Kids and Drugs
Last week, I wrote about the new laws concerning recreational marijuana—who can use it and where. If you missed that column, here’s a brief recap:
It is now legal for adults 21 years or older to possess, transport, or give another adult up to one ounce of marijuana, and to grow up to six plants at their residence. (Here in Ukiah, it is still illegal to cultivate plants outdoors.)
No one is allowed to consume marijuana in any of the following places: in public; in any non-smoking area; within 1,000 feet of a school, day care, or youth center while children are present; or in an “open container” while driving or as a passenger in a vehicle, boat, or airplane.
It remains illegal for anyone under 21 to use, possess, transport, or cultivate marijuana. A violation is subject to a $100 dollar fine for those 18 and older, or drug counseling and community service for those under 18.
With the legalization of recreational marijuana use, I can’t think of a better time than now to talk with your kids about drug and alcohol use. These topics can be difficult (like talking about the birds and the bees), but it’s important that we, as parents, do our best because our kids will learn about drugs, alcohol, sex, social media, bullying, and all the other difficult topics teenagers face growing up, either from us as parents – or from someone else.
To help you start this conversation with your kids, I have some great news you can share with them: the number of teens using drugs and alcohol is at a new, all-time low. In other words, you can finally say to your teen, “Hey, it’s cool to say no to alcohol and drugs.”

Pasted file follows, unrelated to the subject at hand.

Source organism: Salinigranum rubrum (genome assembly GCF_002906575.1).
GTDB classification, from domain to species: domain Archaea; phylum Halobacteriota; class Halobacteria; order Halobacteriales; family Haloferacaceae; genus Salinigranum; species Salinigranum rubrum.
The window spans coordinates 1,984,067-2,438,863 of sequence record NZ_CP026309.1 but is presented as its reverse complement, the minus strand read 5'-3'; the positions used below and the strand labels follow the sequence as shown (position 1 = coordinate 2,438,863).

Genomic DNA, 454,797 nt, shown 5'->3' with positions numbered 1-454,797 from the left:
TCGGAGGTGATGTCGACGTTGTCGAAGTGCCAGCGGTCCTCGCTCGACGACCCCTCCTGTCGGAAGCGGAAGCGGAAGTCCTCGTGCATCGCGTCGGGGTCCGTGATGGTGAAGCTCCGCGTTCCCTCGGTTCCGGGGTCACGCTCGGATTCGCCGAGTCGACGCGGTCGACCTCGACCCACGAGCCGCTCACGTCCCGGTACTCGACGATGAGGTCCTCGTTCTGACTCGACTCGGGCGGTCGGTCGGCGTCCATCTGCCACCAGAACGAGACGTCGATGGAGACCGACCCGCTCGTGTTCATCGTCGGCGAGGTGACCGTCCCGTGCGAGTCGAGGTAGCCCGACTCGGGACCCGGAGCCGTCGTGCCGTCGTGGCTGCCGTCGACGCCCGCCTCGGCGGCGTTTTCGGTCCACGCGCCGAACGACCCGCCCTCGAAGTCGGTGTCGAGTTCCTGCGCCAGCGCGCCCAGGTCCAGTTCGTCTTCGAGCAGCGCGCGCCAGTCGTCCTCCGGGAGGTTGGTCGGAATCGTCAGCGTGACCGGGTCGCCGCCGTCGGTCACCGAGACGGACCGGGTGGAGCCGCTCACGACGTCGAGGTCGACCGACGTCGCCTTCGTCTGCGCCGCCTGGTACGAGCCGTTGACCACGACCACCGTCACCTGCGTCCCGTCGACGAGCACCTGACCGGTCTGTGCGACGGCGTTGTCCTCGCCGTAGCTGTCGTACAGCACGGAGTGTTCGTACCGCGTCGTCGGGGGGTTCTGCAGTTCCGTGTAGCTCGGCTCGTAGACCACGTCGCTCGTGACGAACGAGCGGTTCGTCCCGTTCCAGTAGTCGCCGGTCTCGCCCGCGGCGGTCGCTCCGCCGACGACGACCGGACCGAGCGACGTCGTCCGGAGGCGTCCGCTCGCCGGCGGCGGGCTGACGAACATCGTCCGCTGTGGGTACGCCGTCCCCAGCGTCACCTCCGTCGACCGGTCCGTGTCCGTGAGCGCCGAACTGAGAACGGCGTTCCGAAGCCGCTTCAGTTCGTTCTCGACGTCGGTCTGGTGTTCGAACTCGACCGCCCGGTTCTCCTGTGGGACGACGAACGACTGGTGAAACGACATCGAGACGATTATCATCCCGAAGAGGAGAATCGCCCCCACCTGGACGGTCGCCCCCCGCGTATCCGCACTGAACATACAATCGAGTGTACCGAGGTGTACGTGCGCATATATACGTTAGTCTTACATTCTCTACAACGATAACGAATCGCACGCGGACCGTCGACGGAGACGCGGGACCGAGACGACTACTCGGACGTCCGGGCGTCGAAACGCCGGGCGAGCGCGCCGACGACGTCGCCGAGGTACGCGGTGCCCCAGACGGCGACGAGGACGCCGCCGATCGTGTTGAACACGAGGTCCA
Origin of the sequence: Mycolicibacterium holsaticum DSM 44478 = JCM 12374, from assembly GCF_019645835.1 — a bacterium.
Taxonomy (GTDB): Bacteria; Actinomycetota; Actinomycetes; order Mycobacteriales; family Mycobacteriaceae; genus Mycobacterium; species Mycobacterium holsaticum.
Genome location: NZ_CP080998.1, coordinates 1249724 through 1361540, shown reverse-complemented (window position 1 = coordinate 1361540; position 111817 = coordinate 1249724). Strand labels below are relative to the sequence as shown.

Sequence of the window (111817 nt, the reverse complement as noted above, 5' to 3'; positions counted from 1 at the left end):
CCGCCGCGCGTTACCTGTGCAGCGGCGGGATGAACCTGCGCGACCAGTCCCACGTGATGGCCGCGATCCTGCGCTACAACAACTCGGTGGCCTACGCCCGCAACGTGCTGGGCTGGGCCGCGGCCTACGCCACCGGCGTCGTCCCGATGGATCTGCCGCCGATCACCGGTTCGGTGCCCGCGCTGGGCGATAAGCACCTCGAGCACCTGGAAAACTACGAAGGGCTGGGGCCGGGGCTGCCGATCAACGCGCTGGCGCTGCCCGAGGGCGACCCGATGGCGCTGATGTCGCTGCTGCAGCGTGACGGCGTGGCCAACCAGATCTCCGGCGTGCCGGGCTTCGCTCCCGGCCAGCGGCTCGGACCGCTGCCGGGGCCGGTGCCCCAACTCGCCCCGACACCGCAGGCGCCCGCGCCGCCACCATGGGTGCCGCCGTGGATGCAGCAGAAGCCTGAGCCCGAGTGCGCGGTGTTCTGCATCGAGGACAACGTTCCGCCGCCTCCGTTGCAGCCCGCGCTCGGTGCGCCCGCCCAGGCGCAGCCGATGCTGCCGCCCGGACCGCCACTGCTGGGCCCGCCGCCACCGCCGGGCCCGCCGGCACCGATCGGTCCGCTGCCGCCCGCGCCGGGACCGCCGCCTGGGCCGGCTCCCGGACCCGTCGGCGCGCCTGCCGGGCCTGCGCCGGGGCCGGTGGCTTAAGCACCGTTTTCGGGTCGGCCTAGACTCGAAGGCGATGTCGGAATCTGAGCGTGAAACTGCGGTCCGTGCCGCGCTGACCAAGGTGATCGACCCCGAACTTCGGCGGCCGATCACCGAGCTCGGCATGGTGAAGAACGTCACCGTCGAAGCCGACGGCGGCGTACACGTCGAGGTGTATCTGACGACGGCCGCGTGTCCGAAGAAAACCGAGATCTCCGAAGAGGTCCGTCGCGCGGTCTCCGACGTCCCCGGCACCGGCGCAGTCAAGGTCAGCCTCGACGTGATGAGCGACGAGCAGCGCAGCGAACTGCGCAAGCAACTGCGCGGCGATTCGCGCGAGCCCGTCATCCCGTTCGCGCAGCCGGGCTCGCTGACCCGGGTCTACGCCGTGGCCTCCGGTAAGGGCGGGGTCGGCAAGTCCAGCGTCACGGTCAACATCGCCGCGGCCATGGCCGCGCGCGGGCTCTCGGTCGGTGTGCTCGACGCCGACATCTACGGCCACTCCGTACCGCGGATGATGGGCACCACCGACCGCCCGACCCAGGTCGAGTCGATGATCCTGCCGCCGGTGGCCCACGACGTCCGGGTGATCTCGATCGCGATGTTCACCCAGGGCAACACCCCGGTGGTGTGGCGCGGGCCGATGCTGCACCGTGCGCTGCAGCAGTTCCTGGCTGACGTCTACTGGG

For the last 42 years, the University of Michigan has conducted a yearly, national study on teenagers’ use of drugs, alcohol, and tobacco. This study includes more than 45,000 students in eighth, tenth, and twelfth grades in 380 public and private schools. In December, the university released the results of its latest survey, indicating that teens’ use of drugs, alcohol, and tobacco has declined significantly—in some areas, to the lowest rates in 25 years.
In 1991, 67 percent of students said they had consumed alcohol in the last year, compared to 36 percent in this year’s survey. That’s a reduction of nearly half. Tobacco had similar numbers, with 63 percent of students reporting tobacco use in 1991, down to 28 percent today.
Prescription narcotic drugs have also been a significant concern in recent years, but these numbers are also declining. In 2004, 9.5 percent of high school seniors (1 in 10) reported illicit use of prescriptions in the last year, versus 4.8 percent who reported use in this year’s study.
For marijuana, the results are mixed. For eighth and tenth graders, marijuana use has declined each year since 2010, with 9.4 percent of eighth graders reporting they had used marijuana in the last year, and 24 percent of tenth graders reporting they had used marijuana in the last year. For twelfth graders, the use of marijuana has remained steady since 2011, with 36 percent reporting use during the last year.
Discussing drug and alcohol use with a teenager can be difficult. Sometimes our teens know way more than we do; other times they are quick to tell us that everyone “does it.” Maybe, however, your teen will be more open to talking about these difficult subjects than you realize. Regardless of how your teen responds to the subject, it’s important that you share information, because the information your teen has will determine the choices he or she makes in the future.
As this study points out, most kids today are making better choices; talking with our teens can only help reinforce the good choices they make.
As always, our mission at UPD is simple: to make Ukiah as safe as possible. If you have any suggestions or comments about how we can improve, please feel free to call me, complete our online survey, or leave a crime tip on our website: www.ukiahpolice.com.